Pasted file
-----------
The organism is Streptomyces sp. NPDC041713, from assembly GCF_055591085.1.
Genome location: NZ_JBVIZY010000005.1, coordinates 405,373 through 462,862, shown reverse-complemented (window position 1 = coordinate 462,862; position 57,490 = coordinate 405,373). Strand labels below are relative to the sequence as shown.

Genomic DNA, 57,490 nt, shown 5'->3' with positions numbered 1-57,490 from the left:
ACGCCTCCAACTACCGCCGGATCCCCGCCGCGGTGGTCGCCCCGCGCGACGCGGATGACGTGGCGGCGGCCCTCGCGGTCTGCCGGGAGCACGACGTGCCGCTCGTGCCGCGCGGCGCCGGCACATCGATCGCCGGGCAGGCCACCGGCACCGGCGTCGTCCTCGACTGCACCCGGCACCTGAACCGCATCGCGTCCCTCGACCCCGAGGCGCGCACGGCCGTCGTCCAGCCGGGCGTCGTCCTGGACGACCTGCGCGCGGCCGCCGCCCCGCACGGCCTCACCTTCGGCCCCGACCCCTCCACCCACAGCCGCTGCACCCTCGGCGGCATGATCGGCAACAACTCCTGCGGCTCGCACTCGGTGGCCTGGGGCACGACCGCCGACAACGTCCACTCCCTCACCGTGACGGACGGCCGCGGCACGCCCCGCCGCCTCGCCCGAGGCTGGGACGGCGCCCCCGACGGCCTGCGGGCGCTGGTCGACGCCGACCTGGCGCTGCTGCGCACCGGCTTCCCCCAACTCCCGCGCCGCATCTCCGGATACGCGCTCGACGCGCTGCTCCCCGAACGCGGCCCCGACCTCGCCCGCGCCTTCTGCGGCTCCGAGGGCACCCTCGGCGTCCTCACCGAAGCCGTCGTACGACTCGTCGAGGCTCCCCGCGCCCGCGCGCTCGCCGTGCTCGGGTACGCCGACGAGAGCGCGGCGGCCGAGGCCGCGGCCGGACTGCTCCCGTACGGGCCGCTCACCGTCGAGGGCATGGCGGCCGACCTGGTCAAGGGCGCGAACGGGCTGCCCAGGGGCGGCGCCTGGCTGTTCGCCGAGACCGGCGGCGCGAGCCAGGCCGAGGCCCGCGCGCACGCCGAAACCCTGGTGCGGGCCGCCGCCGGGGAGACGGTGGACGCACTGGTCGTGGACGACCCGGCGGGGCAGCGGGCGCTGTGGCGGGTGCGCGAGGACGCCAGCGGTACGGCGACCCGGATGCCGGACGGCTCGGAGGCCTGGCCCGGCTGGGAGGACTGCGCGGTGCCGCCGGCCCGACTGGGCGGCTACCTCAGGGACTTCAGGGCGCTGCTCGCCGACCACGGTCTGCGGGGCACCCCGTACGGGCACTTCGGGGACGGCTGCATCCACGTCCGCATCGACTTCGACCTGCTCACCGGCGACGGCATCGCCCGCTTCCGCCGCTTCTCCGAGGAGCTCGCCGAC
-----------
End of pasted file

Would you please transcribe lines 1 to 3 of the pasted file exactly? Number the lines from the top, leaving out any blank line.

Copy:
The organism is Streptomyces sp. NPDC041713, from assembly GCF_055591085.1.
Genome location: NZ_JBVIZY010000005.1, coordinates 405,373 through 462,862, shown reverse-complemented (window position 1 = coordinate 462,862; position 57,490 = coordinate 405,373). Strand labels below are relative to the sequence as shown.

Genomic DNA, 57,490 nt, shown 5'->3' with positions numbered 1-57,490 from the left: